The vibrant art scene on the Isle of Wight makes it clear that there is not only a thriving collection of creators, but a willing and eager market of those who love to look at the good art works.
With this is mind, it seemed to make sense to bring you details of the largest art project to hit the UK in the last few years – Dismaland.
The most well-known name connected to the project is Banksy, but there’s work by loads of artists in the show.
After the journey, you arrive at the seafront of Weston-super-Mare and it’s clear where Dismaland is, with the twisted castle towers jutting out of what was once a lido – well that, and the huge number of people queuing.
Global attention has brought many people to witness what has been created.
If you approach the queuing with the right state of mind, the process actually isn’t that bad, general consensus seemed to match our experience, a wait of an hour.
Those working at Dismaland play the role of being fantastically disinterested to perfection – scanning your tickets like bored robots and speaking at half speed in a flat monotone.
Welcome to Dismaland
Once through the doors you have to pass though the official entrance, which plays with the idea of over-ladened security that is commonly inflicted into our lives these days.
The items of security – metal scanners, CCTV, guns – are made from flat white cardboard with black print jokingly applied, manned by officious guard that are off-hand, rude and ultimately ineffective.
The main arena
Then you enter the main area of Dismaland. Fashioned to appear half finished, with grit all over the floors, slightly discordant music is forced over the tannoy system to keep you ‘entertained’, attempting to banish the modern fear – silence. This is occasionally interrupted by light feedback to prepare for announcements such as “If you behaved nicely, the communism wouldn’t exist.”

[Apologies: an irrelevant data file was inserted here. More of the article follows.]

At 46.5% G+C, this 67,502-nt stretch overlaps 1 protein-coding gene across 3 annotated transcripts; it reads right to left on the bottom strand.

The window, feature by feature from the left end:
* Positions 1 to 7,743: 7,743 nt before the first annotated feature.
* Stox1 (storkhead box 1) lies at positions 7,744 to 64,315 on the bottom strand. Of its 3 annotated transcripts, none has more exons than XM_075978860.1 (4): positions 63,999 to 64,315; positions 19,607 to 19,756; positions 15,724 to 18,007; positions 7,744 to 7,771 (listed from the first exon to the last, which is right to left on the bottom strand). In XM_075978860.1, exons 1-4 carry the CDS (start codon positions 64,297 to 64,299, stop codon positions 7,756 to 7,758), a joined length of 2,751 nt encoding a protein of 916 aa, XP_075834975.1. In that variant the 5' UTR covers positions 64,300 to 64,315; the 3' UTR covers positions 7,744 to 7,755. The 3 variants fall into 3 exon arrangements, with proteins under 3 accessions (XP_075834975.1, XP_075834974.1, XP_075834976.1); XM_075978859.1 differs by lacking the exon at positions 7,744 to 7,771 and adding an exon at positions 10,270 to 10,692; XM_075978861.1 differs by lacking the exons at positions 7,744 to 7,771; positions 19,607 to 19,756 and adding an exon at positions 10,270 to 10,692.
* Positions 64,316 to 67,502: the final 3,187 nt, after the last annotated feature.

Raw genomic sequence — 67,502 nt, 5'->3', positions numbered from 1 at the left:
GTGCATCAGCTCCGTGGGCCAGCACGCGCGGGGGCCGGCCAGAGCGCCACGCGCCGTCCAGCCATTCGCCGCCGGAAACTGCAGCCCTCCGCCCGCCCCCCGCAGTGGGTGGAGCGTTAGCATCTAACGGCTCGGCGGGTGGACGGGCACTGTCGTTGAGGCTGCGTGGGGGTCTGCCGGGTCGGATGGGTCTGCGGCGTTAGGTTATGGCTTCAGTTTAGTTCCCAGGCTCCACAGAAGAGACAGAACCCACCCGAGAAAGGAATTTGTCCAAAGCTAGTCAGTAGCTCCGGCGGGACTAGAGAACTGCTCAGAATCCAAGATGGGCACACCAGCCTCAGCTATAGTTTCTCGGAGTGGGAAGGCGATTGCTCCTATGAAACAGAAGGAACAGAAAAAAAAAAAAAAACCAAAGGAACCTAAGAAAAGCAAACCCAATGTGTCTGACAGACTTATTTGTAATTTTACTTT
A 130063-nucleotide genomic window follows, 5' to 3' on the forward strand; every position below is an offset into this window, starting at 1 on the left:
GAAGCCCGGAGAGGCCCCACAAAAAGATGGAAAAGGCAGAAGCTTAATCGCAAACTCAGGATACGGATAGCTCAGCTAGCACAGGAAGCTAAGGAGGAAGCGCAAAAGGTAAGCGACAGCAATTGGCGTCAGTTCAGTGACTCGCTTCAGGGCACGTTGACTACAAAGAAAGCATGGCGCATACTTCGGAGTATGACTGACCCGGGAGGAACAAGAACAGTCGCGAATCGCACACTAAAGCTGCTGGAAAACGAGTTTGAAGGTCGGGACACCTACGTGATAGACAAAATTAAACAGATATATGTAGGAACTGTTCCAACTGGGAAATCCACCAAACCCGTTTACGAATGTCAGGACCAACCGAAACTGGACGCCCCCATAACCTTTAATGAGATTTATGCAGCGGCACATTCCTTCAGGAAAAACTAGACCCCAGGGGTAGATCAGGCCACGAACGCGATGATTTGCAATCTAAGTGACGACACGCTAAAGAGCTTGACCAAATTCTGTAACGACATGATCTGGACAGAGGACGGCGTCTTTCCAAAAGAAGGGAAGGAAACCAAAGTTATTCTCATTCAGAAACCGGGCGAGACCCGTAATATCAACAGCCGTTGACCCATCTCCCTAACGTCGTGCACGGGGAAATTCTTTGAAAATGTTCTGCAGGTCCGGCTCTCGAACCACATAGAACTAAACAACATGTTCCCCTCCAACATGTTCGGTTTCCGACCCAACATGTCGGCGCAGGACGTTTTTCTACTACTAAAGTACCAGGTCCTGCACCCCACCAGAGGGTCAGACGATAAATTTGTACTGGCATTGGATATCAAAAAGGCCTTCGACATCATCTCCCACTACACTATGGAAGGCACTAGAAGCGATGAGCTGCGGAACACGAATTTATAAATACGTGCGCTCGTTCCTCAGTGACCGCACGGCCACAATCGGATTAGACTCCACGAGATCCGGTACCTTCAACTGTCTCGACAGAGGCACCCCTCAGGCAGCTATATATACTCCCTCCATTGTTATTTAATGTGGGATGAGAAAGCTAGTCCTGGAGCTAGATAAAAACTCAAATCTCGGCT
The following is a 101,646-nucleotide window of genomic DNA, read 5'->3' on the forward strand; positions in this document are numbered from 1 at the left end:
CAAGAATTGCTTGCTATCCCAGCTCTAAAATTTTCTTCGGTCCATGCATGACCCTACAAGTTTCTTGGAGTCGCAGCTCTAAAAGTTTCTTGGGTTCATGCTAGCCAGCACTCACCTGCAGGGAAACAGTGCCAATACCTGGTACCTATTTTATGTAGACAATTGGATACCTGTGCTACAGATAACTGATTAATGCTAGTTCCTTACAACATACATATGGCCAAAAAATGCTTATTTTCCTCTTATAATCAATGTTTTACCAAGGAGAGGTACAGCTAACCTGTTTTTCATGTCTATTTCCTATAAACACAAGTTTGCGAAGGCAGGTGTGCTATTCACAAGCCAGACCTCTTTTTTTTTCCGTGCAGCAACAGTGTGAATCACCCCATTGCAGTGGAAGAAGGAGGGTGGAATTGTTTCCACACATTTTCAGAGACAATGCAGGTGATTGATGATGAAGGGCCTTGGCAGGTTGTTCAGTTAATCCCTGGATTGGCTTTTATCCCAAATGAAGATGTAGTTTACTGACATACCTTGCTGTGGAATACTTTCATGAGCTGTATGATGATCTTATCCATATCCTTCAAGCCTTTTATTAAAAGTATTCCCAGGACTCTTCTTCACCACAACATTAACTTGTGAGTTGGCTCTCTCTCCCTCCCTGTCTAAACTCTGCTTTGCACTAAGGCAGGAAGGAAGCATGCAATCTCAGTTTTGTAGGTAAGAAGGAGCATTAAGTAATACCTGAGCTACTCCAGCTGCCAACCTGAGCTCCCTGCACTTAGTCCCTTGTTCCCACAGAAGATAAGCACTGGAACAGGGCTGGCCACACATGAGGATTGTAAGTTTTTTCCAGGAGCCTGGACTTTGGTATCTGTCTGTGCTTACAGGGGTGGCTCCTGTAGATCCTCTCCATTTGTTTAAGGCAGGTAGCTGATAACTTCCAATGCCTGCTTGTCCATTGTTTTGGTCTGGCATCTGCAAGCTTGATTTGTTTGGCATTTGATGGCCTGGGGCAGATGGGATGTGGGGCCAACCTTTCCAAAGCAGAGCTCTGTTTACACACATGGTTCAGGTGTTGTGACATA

Lots of works are on display around the open air of the disheveled Lido – most of which you may well have seen photos before. Photos don’t do the work justice.
There are rides you can go on, a short film cinema and other places you can go. In total there are about 20.
Unsurprisingly for a place that has so many people in it, be prepared to queue to get into most of the items.
All of the work is designed to challenge your pre-set view of the world – to get you to question the world that those in power try to present. In short, the point of Dismaland is to get you to think. Always to be encouraged.
It’s not clear if everyone there is receiving this message. It forcefully strikes you that nearly everyone, everywhere is constantly taking photos – perhaps not spending time in contemplation. That shouldn’t put you off, it’s just a reflection of the world we are encouraged to live in.
If you can take the opportunity to go, you should. The observations of the artists are razor-sharp and should help reflect on the society that has been created for us to live in.
Of course, once you’ve had your fill of being enlightened, the wonderful city of Bristol is near by, with its rich diversity and fantastic range of food.
Don’t miss your last chance
The final set of tickets go on sale from 10am on Wednesday 16th September from the Dismaland Website.
Magic kingdom video
— Simon Perry (@simonperry) September 6, 2015
To see a larger version of the photos, just click on them.